“You must know, when you say the world changes so much that it does not look the same when you visit a place twice, this sounds a gift to me. To be able to explore the world over and over again and never tire of seeing new things? Why not choose to see these losses as gifts instead of burdens? Make a plan for the future, and let life tear it to pieces - we mortals are fantastic examples of how to do that. Find some things you haven’t learned or done before, or that you can’t recall learning or doing, and try them. Maybe have a family... or if that’s too big a step, start with a cat? It can keep mice out of your library.” He grinned charmingly.
     
  15. Seska the Dragonslayer

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    She shook her head solemnly at the thoughts expressed by this youth. "I would raise a family, if I could find someone who would not tear my heart in half when they inevitably passed from the world after a hundred years or so. And have children of my own, if they would not also pass before I did as well." The very notion made her want to wail in despair, to curl up in a ball and weep for that which she had never even had to lose.

    The truth was that there were so very few Sidge in this world - hundreds, maybe thousands, but certainly not even as many as ten thousand. She seldom found them because they often did not wish to be found. That left the younger peoples of this world, and all of them she had ever met would leave her crushed, heartbroken, and alone. One hundred years or a thousand, or two thousand, it made no difference. In the end, she wound suffet.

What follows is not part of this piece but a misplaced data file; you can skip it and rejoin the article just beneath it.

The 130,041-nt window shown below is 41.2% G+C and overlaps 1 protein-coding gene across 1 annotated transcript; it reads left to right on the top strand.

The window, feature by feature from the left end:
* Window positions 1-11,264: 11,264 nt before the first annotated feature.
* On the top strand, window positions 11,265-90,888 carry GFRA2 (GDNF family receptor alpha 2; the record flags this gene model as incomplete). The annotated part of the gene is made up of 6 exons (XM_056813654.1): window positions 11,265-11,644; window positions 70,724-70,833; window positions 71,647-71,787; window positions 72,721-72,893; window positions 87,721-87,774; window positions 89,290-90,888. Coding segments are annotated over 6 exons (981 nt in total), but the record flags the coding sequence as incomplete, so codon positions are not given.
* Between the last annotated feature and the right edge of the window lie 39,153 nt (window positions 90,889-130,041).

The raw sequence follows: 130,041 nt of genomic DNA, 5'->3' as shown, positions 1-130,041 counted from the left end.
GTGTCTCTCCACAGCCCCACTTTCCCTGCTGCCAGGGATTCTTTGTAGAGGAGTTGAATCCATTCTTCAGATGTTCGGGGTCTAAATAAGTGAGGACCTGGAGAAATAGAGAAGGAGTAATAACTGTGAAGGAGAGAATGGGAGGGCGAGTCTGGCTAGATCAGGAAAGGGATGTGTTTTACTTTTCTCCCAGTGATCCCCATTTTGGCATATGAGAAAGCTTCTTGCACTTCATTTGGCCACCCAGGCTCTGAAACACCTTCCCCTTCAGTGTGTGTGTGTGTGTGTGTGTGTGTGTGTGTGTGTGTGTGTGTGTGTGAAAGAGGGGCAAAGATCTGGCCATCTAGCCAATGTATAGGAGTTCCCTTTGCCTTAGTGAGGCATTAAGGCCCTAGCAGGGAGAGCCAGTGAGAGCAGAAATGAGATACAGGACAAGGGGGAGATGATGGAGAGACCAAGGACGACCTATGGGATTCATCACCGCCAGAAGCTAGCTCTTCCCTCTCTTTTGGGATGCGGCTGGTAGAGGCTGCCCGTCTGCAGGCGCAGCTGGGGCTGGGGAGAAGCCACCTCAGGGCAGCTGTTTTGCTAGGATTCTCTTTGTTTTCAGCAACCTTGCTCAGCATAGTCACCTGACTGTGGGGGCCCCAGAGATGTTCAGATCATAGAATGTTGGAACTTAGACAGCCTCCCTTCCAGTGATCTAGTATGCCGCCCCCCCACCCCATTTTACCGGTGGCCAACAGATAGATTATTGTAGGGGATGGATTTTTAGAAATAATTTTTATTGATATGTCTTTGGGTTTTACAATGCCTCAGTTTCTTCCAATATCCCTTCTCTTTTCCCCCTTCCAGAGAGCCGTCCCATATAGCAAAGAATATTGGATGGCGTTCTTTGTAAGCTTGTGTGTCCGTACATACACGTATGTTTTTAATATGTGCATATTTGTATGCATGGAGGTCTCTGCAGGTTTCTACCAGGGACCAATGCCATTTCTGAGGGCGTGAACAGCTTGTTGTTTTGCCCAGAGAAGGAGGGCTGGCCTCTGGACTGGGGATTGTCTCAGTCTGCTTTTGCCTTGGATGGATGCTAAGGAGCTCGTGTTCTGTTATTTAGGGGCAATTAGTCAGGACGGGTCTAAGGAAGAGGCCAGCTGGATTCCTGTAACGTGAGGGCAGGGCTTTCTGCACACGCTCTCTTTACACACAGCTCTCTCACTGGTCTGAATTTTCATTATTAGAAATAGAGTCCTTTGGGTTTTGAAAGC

Is it not better to live and have loved than to live without purpose? Some scholarly philosophers within her own people had postulated that it was, a long time ago. Their scorched bones were likely still back on Tonan, or in other realms.

    Forgotten.

    "Always exploring, and never settling," she began in a weary tone, "sounds grand. At first. But there has been no great driving force in my life, or that of many of my people, for thousands of years." She closed her eyes, looking at an inner world. "No empires, no great causes. No faith, no gods. We eschewed it all when our greatest triumph turned to great sorrow, when the blood of the innocent soaked our righteous hands. We turned our back on the world long ago as a collective, and have never looked back. Each seeking our own hedonistic purpose until we have all but faded from the world."

    She paused. "I am sorry if this sounds bleak to you," she finally added, gaze averted out of some strange embarrassment.
     
  16. Pyxidus

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    Pyx smiled softly. “You need not apologize,” he said, at a loss for words. He spread his hands sadly, his practicalities and youthful advice wrung dry. Endeavoring to console Seska seemed as impossible as trying to saturate a dry sponge with air. “My lady, I’m afraid I have no answers for you, mortal that I am. But I am happy to continue to listen, and keep you company this evening, and even order another round of wine, should you wish it.”